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Daisy-chaining monitors is an optimal solution for getting maximum value from multiple screens at the workstations of today’s multitasking professionals.
A multiple monitor setup can become a complicated tangle of cables, connectors and peripheral devices, but monitors that support daisy-chaining — particularly next-generation screens compatible with USB Type-C connectors — streamline and simplify the process. Having fewer cables and connectors reduces IT costs and decreases support requirements, such as direct support of the equipment and inventory management.
Research has demonstrated that equipping workstations with multiple monitors creates direct, measurable benefits. While adding one or more displays to a workstation obviously costs a bit more in the short term, the return on investment (ROI) of multiple monitors quickly shows itself in boosted productivity.
Two contemporary trends make a compelling argument for multiple monitors: shrinking laptops and an ever-increasing number of office applications. Premium laptops have steadily slimmed down, as smaller and lighter machines permit workers greater mobility in their day-to-day work. But ultra-thin laptops tend to come with a downside: small, 13-in. or even 11-in. screens. At the same time, daily work for most people requires running numerous software applications simultaneously, opening and minimizing them repeatedly to get tasks done.
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There are two good options to expand your screen real estate — multiple daisy-chained monitors or one extra-wide monitor, both of which provide benefits such as:
- Always have their main applications open to full size and easily in view
- Monitor communications — such as email, social media streams and work team collaboration tools like Slack — in secondary windows
- Jump between two applications easily — with no toggling or added keystrokes — for tasks such as data entry
Daisy-chaining makes more work happen with less clutter.
Workstation monitors that have built-in daisy-chaining support can link as many as four HD monitors to run off the display signal from a single PC. One DisplayPort connector cable from the PC to a daisy-chain-ready monitor allows users to apply either MultiStream Technology (MST) or SingleStream Technology (SST).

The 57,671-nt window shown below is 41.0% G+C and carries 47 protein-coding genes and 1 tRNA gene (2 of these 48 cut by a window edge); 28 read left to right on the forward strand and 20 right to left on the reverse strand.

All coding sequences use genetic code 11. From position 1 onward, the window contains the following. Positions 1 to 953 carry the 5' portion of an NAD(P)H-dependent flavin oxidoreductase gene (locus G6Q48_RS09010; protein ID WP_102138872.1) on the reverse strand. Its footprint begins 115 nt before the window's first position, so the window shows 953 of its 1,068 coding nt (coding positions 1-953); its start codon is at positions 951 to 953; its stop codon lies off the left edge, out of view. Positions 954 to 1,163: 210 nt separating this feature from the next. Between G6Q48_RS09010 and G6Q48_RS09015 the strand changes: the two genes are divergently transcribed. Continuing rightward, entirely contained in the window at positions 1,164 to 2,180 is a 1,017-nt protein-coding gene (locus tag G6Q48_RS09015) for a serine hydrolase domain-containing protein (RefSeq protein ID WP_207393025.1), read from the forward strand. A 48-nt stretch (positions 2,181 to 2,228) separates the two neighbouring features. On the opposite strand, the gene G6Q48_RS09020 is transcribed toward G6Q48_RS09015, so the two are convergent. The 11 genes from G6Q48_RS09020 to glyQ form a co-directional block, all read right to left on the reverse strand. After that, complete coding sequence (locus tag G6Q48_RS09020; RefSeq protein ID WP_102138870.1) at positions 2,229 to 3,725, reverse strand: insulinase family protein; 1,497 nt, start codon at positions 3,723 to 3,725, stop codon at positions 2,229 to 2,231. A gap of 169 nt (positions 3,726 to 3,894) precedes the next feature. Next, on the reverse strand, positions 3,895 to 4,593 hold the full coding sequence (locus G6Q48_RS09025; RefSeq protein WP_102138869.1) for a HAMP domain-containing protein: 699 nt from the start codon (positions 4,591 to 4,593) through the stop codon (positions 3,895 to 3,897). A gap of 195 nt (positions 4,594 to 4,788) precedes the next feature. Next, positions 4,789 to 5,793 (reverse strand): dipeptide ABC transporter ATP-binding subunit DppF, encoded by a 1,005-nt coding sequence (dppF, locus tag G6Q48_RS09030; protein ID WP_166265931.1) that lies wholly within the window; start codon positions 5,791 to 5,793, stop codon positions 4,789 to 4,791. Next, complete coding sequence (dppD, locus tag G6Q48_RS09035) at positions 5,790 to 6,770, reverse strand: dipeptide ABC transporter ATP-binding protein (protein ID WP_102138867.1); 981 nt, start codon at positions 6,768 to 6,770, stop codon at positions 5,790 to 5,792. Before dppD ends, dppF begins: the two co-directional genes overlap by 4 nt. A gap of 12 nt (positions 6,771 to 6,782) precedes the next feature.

With MST, users can expand the desktop and a single cursor moves across the screens, creating one super-wide desktop. With SST, what users see on their main laptop screen is mirrored (or cloned) to each of the connected desktop monitors, which can be effective for applications like presentations, group teaching or editing at a magnified resolution.
Either setup eliminates any need for docking stations, which can cost companies as much as $150 per workstation. Over a medium to large enterprise, that’s a big savings and contributes to a lower TCO. It also removes a potential point of failure for support teams. These hubs are prone to failure and operate on computer firmware that, over time, grows increasingly out of date, requiring IT intervention for updates.
Clearing the Clutter
With either MST or SST setups, the first connected monitor relays the signal to a second monitor from a DisplayPort Out connector. If a third and fourth monitor are used, the links are repeated with simple cables.
Compare that with how driving multiple monitors is otherwise done, with signal cables coming from multiple laptop ports or running into splitter devices — which then have yet more cables running to each monitor. Every extra cable, and particularly every intermediary device, means additional demands and responsibilities for IS and IT support in an organization.
That’s why the display industry is adopting the new USB Type-C computer communications protocol. At the heart of USB Type-C is a universal, reversible, bi-directional connector and cable that can provide the computer display signal to a monitor, provide connectivity for several peripherals that plug into the monitor and at the same time power a laptop or charge a mobile phone.
That clears the clutter even more, removing the need for docking stations, port hubs and a tangle of A/V cables.
DisplayPort signals can be sent by a dedicated DisplayPort cable or through a USB Type-C cable, so the daisy chain can either be all DisplayPort cables, or start from the origin with a USB Type-C cable and then daisy-chain between monitors with DisplayPort cables.
With properly equipped monitors, daisy-chaining is a cost-effective solution for adding more visual real estate to workstations with minimal complication — and maximum benefits.